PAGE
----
# Circle in polar coordinates ?

May 20, 2016

${\left({y}_{0} - r \cos \left(\theta\right)\right)}^{2} + {\left({x}_{0} - r \sin \left(\theta\right)\right)}^{2} = 1$

#### Explanation:

In Cartesian coordinates, the generic circumference equation with center at point ${p}_{0} = \left({x}_{0} , {y}_{0}\right)$ and radius $r$ is ${\left(x - {x}_{0}\right)}^{2} + {\left(y - {y}_{0}\right)}^{2} = {r}_{0}^{2}$

The pass equations are

$\left(\begin{matrix}x = r \cdot \cos \left(\theta\right) \\ y = r \cdot \sin \left(\theta\right)\end{matrix}\right)$

substituting we have

${\left(r \cdot \cos \left(\theta\right) - {x}_{0}\right)}^{2} + {\left(r \cdot \sin \left(\theta\right) - {y}_{0}\right)}^{2} = {r}_{0}^{2}$.

Simplifying

${r}^{2} - 2 r \left({x}_{0} \cos \left(\theta\right) + {y}_{0} \sin \left(\theta\right)\right) = {r}_{0}^{2} - {x}_{0}^{2} - {y}_{0}^{2}$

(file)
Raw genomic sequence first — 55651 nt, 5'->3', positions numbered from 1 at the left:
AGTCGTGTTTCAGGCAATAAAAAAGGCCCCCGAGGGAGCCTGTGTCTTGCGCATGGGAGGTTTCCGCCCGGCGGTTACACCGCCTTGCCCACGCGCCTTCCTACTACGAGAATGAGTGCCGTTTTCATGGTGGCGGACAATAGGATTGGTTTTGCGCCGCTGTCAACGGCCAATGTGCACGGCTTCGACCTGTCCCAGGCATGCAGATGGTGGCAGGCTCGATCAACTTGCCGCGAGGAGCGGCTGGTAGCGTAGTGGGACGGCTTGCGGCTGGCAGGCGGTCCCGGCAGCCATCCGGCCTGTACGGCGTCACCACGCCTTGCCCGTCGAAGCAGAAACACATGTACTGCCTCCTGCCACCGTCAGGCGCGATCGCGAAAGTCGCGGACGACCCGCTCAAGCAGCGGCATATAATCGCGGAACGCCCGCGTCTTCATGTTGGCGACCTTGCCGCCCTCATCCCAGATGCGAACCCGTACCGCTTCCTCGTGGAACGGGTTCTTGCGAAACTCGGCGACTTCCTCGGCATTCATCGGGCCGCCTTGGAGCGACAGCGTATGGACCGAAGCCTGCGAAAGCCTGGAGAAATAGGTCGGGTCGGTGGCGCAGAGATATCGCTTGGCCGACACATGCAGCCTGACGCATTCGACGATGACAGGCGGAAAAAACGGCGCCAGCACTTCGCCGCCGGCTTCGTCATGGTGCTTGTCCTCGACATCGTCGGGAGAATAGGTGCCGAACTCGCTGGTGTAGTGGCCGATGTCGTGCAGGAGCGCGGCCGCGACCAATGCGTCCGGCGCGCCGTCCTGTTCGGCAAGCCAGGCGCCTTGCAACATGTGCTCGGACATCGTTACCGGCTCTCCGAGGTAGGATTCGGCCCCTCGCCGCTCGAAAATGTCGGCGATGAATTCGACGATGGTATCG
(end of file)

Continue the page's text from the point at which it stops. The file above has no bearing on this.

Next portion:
If now we call

${x}_{0} = {r}_{0} \cos \left({\theta}_{0}\right)$ and ${y}_{0} = {r}_{0} \sin \left({\theta}_{0}\right)$

and substituting, after the identity

$\cos \left(\theta - {\theta}_{0}\right) = \sin \left(\theta\right) \sin \left({\theta}_{0}\right) + \cos \left(\theta\right) \cos \left({\theta}_{0}\right)$

we get

${r}^{2} + 2 r {r}_{0} \cos \left(\theta - {\theta}_{0}\right) - {r}_{0}^{2} + {x}_{0}^{2} + {y}_{0}^{2}$

Example.

Taking ${\left(x - 5\right)}^{2} + {\left(y - 4\right)}^{2} = 1$
we have ${x}_{0} = 5 , {y}_{0} = 4 , {r}_{0} = 1 , {\theta}_{0} = \arctan \left(\frac{4}{5}\right)$
so

${r}^{2} + 2 r \cos \left(\theta - {\theta}_{0}\right) - 1 + {5}^{2} + {4}^{2} = 0$
or the other presentation
${\left(4 - r \cos \left(\theta\right)\right)}^{2} + {\left(5 - r \sin \left(\theta\right)\right)}^{2} = 1$